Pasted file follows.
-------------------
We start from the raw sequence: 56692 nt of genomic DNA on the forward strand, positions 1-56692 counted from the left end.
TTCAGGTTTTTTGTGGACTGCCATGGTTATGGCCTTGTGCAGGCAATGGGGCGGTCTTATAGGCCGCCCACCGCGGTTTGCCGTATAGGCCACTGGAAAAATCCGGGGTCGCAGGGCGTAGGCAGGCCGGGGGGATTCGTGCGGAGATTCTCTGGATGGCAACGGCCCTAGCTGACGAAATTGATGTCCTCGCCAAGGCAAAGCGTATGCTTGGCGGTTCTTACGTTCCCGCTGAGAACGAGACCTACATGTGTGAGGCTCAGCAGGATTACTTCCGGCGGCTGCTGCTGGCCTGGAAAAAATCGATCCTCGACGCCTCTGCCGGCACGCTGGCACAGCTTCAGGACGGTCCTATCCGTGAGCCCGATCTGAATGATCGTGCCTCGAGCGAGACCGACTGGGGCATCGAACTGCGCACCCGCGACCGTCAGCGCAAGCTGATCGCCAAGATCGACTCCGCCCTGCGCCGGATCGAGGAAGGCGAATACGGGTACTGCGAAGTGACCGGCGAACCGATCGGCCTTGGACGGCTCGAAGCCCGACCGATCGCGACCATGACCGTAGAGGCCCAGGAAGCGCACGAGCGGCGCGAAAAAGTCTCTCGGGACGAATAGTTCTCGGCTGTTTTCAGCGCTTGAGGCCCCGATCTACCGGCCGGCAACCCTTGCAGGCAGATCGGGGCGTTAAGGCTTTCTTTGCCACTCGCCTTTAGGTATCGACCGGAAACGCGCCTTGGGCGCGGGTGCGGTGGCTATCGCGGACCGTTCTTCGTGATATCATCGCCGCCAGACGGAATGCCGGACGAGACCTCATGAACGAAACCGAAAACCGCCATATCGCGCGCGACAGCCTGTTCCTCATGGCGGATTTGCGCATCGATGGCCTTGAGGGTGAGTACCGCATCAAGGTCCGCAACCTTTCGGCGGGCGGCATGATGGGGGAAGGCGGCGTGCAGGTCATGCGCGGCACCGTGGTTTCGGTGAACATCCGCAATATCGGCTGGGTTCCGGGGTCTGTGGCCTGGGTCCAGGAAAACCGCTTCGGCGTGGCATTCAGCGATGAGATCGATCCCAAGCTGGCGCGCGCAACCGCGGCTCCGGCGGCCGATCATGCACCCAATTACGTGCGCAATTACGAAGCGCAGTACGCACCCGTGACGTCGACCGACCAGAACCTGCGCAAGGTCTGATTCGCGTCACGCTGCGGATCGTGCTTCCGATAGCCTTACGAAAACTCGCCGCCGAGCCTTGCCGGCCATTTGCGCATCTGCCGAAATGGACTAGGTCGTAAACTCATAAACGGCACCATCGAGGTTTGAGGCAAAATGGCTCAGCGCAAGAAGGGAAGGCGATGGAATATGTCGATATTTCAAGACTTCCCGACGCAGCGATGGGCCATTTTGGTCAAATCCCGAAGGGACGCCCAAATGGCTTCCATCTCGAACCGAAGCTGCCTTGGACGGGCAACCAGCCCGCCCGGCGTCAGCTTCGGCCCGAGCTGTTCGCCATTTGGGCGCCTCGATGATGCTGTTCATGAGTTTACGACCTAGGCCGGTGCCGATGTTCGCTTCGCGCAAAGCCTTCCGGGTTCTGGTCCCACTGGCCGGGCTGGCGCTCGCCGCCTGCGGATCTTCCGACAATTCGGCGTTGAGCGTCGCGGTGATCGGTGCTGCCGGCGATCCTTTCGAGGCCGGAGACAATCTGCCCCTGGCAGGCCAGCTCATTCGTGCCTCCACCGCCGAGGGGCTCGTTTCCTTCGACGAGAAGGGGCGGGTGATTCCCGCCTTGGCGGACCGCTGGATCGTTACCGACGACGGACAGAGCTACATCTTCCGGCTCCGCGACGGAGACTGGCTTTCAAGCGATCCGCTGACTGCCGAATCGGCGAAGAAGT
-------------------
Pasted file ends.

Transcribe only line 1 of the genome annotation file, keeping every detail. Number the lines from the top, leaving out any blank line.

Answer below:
We start from the raw sequence: 56692 nt of genomic DNA on the forward strand, positions 1-56692 counted from the left end.